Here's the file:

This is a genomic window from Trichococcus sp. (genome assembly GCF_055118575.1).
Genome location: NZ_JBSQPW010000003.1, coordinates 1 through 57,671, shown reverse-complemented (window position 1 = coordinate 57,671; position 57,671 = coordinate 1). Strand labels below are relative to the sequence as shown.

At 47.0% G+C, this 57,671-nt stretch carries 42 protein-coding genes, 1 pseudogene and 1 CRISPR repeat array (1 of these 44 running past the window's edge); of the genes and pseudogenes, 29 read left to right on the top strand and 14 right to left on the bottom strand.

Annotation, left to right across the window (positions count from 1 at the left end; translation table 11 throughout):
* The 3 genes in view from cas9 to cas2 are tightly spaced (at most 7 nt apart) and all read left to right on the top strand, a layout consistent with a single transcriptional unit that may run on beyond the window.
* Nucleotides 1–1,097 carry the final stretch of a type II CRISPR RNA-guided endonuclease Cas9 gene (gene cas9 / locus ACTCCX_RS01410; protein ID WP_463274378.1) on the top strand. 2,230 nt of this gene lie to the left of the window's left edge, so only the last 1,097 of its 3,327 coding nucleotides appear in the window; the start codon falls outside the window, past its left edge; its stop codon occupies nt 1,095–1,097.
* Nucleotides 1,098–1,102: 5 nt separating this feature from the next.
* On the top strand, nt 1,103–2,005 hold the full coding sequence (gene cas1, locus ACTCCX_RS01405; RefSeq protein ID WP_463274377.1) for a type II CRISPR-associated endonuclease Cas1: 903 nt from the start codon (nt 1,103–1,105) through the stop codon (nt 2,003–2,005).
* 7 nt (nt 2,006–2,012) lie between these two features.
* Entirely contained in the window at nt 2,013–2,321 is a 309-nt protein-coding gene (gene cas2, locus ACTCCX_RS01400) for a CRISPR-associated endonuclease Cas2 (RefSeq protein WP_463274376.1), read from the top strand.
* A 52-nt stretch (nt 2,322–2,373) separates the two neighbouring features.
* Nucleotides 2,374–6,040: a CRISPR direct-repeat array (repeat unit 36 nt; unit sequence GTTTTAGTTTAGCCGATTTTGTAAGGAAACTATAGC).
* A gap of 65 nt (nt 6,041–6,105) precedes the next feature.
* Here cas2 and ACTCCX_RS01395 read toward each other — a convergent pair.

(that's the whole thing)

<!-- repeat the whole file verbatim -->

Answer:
This is a genomic window from Trichococcus sp. (genome assembly GCF_055118575.1).
Genome location: NZ_JBSQPW010000003.1, coordinates 1 through 57,671, shown reverse-complemented (window position 1 = coordinate 57,671; position 57,671 = coordinate 1). Strand labels below are relative to the sequence as shown.

At 47.0% G+C, this 57,671-nt stretch carries 42 protein-coding genes, 1 pseudogene and 1 CRISPR repeat array (1 of these 44 running past the window's edge); of the genes and pseudogenes, 29 read left to right on the top strand and 14 right to left on the bottom strand.

Annotation, left to right across the window (positions count from 1 at the left end; translation table 11 throughout):
* The 3 genes in view from cas9 to cas2 are tightly spaced (at most 7 nt apart) and all read left to right on the top strand, a layout consistent with a single transcriptional unit that may run on beyond the window.
* Nucleotides 1–1,097 carry the final stretch of a type II CRISPR RNA-guided endonuclease Cas9 gene (gene cas9 / locus ACTCCX_RS01410; protein ID WP_463274378.1) on the top strand. 2,230 nt of this gene lie to the left of the window's left edge, so only the last 1,097 of its 3,327 coding nucleotides appear in the window; the start codon falls outside the window, past its left edge; its stop codon occupies nt 1,095–1,097.
* Nucleotides 1,098–1,102: 5 nt separating this feature from the next.
* On the top strand, nt 1,103–2,005 hold the full coding sequence (gene cas1, locus ACTCCX_RS01405; RefSeq protein ID WP_463274377.1) for a type II CRISPR-associated endonuclease Cas1: 903 nt from the start codon (nt 1,103–1,105) through the stop codon (nt 2,003–2,005).
* 7 nt (nt 2,006–2,012) lie between these two features.
* Entirely contained in the window at nt 2,013–2,321 is a 309-nt protein-coding gene (gene cas2, locus ACTCCX_RS01400) for a CRISPR-associated endonuclease Cas2 (RefSeq protein WP_463274376.1), read from the top strand.
* A 52-nt stretch (nt 2,322–2,373) separates the two neighbouring features.
* Nucleotides 2,374–6,040: a CRISPR direct-repeat array (repeat unit 36 nt; unit sequence GTTTTAGTTTAGCCGATTTTGTAAGGAAACTATAGC).
* A gap of 65 nt (nt 6,041–6,105) precedes the next feature.
* Here cas2 and ACTCCX_RS01395 read toward each other — a convergent pair.